Kids, Antibiotics and Kidney Stones

Kids, Antibiotics and Kidney Stones

Around 30 percent of the prescribed antibiotic files are not the right medication according to Tasian.

The lead author, Dr. Gregory E. Tasian, a urologist at the Children's Hospital of Philadelphia, said the mechanism is unclear, but that the most likely explanation is a complex interaction of the drugs with the urinary or gut microbiome.

Oral antibiotics could be responsible for the dramatic increase of kidney stones, according to a new study that covered 13 million people. Disruptions in the intestinal and urinary microbiome have been linked to the occurrence of kidney stones, but no previous studies revealed an association between antibiotic usage and stones. The risks for children under 18 were significantly higher than for adults.

Tasian and his colleagues are hoping to expand this research into broader, population-based studies to better understand how variations in microbiome composition may influence the development of kidney stones. While antibiotics are essential for stopping serious infections, Dr. Tasian says: "We should be using antibiotics appropriately and judiciously".

"Whenever I get a pain in the stomach, I think, 'Oh god kidney stones again, '" she says.

United States pediatric researchers found that children and adults treated with certain antibiotics had a greater risk of developing kidney stones.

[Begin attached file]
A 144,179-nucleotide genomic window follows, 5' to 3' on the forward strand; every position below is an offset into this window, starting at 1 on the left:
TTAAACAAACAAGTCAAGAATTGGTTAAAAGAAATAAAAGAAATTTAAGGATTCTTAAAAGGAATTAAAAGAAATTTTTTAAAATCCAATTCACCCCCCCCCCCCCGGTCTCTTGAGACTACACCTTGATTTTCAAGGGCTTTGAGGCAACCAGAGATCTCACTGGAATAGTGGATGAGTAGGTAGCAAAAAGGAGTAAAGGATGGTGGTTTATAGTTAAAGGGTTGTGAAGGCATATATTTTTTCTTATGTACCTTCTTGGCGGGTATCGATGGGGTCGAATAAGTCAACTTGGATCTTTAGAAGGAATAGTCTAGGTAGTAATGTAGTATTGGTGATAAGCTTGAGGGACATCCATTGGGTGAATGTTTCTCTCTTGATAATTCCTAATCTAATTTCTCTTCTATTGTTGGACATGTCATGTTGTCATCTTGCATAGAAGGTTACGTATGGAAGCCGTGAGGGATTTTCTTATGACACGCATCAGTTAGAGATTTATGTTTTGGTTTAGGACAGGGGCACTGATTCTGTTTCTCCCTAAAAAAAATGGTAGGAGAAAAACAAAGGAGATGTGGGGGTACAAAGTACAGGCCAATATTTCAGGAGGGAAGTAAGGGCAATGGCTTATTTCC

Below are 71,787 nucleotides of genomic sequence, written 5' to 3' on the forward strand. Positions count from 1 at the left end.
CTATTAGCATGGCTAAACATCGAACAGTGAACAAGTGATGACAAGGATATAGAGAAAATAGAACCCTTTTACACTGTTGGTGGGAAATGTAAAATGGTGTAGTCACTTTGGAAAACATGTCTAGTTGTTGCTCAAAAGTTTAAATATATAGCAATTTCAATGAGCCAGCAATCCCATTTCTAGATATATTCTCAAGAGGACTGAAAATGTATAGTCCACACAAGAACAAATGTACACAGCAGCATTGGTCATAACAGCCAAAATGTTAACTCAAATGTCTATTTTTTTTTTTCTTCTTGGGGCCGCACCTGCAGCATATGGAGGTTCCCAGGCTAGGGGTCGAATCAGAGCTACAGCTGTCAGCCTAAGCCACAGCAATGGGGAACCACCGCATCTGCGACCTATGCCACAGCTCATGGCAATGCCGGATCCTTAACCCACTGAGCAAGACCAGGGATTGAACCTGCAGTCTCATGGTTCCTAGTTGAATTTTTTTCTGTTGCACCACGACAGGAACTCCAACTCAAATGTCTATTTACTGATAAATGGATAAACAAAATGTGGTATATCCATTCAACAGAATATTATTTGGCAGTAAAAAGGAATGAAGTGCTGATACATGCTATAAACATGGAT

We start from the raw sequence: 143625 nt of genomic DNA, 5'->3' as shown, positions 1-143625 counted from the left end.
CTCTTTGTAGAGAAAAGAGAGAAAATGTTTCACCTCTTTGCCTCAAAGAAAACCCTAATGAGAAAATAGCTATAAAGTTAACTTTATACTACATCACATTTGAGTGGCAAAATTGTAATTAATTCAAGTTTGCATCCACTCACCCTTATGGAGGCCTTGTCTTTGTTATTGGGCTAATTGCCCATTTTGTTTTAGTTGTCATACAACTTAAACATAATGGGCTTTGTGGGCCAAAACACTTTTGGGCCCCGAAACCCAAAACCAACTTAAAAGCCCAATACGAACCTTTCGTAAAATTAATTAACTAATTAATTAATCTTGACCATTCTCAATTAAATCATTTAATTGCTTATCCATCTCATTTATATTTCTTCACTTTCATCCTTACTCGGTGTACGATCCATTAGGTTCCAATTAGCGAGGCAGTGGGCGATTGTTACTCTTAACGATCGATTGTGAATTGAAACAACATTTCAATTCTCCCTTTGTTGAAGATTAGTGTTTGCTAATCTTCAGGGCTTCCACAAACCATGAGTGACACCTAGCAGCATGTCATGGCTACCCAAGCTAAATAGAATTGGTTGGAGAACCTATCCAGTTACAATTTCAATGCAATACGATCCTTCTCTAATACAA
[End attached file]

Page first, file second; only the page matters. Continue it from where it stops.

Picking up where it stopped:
Now, that the link has been established between antibiotics and stones. He says high-risk children, like those who've already had a kidney stone, should probably take antibiotics that are less associated with stones. They tracked antibiotic exposure three to 12 months before the diagnosis. Risks were increased 2.3 times, 1.9 times, 1.7 times, 1.7 times, and 1.3-times for sulfas, cephalosporins, fluoroquinolones, nitrofurantoin/methenamine, and broad-spectrum penicillins, respectively. The risk of kidney stones decreased over time but remained elevated several years after antibiotic use.

Conclusions Oral antibiotics associated with increased odds of nephrolithiasis, with the greatest odds for recent exposure and exposure at younger age. "The reasons for the increase are unknown, but our findings suggest that oral antibiotics play a role, especially given that children are prescribed antibiotics at higher rates than adults", said co-author Michelle Denburg from CHOP.